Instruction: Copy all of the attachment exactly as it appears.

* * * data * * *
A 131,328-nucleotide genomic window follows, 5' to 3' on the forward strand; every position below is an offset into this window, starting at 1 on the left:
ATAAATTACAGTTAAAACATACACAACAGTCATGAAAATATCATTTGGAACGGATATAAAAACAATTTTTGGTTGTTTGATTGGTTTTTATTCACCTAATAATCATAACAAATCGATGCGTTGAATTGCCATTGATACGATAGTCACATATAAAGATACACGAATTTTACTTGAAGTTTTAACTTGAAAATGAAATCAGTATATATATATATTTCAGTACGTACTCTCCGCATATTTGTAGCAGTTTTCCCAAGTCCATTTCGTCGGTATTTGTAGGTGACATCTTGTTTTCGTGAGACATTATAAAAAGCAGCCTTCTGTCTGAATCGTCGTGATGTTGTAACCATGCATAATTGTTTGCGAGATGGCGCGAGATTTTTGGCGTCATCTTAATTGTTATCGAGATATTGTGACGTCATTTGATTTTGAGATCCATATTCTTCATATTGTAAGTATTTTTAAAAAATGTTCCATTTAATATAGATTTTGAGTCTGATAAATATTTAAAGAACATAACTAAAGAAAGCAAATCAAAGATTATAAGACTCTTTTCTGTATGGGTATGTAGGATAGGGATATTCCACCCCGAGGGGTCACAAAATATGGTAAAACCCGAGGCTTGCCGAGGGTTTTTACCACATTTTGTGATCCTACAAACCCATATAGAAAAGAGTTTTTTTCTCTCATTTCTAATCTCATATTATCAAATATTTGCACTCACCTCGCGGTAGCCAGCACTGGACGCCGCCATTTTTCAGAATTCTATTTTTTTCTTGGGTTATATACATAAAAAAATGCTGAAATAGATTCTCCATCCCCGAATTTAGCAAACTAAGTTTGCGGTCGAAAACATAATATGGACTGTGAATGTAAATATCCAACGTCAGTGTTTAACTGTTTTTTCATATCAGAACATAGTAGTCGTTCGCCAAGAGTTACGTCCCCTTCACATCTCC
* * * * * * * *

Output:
A 131,328-nucleotide genomic window follows, 5' to 3' on the forward strand; every position below is an offset into this window, starting at 1 on the left:
ATAAATTACAGTTAAAACATACACAACAGTCATGAAAATATCATTTGGAACGGATATAAAAACAATTTTTGGTTGTTTGATTGGTTTTTATTCACCTAATAATCATAACAAATCGATGCGTTGAATTGCCATTGATACGATAGTCACATATAAAGATACACGAATTTTACTTGAAGTTTTAACTTGAAAATGAAATCAGTATATATATATATTTCAGTACGTACTCTCCGCATATTTGTAGCAGTTTTCCCAAGTCCATTTCGTCGGTATTTGTAGGTGACATCTTGTTTTCGTGAGACATTATAAAAAGCAGCCTTCTGTCTGAATCGTCGTGATGTTGTAACCATGCATAATTGTTTGCGAGATGGCGCGAGATTTTTGGCGTCATCTTAATTGTTATCGAGATATTGTGACGTCATTTGATTTTGAGATCCATATTCTTCATATTGTAAGTATTTTTAAAAAATGTTCCATTTAATATAGATTTTGAGTCTGATAAATATTTAAAGAACATAACTAAAGAAAGCAAATCAAAGATTATAAGACTCTTTTCTGTATGGGTATGTAGGATAGGGATATTCCACCCCGAGGGGTCACAAAATATGGTAAAACCCGAGGCTTGCCGAGGGTTTTTACCACATTTTGTGATCCTACAAACCCATATAGAAAAGAGTTTTTTTCTCTCATTTCTAATCTCATATTATCAAATATTTGCACTCACCTCGCGGTAGCCAGCACTGGACGCCGCCATTTTTCAGAATTCTATTTTTTTCTTGGGTTATATACATAAAAAAATGCTGAAATAGATTCTCCATCCCCGAATTTAGCAAACTAAGTTTGCGGTCGAAAACATAATATGGACTGTGAATGTAAATATCCAACGTCAGTGTTTAACTGTTTTTTCATATCAGAACATAGTAGTCGTTCGCCAAGAGTTACGTCCCCTTCACATCTCC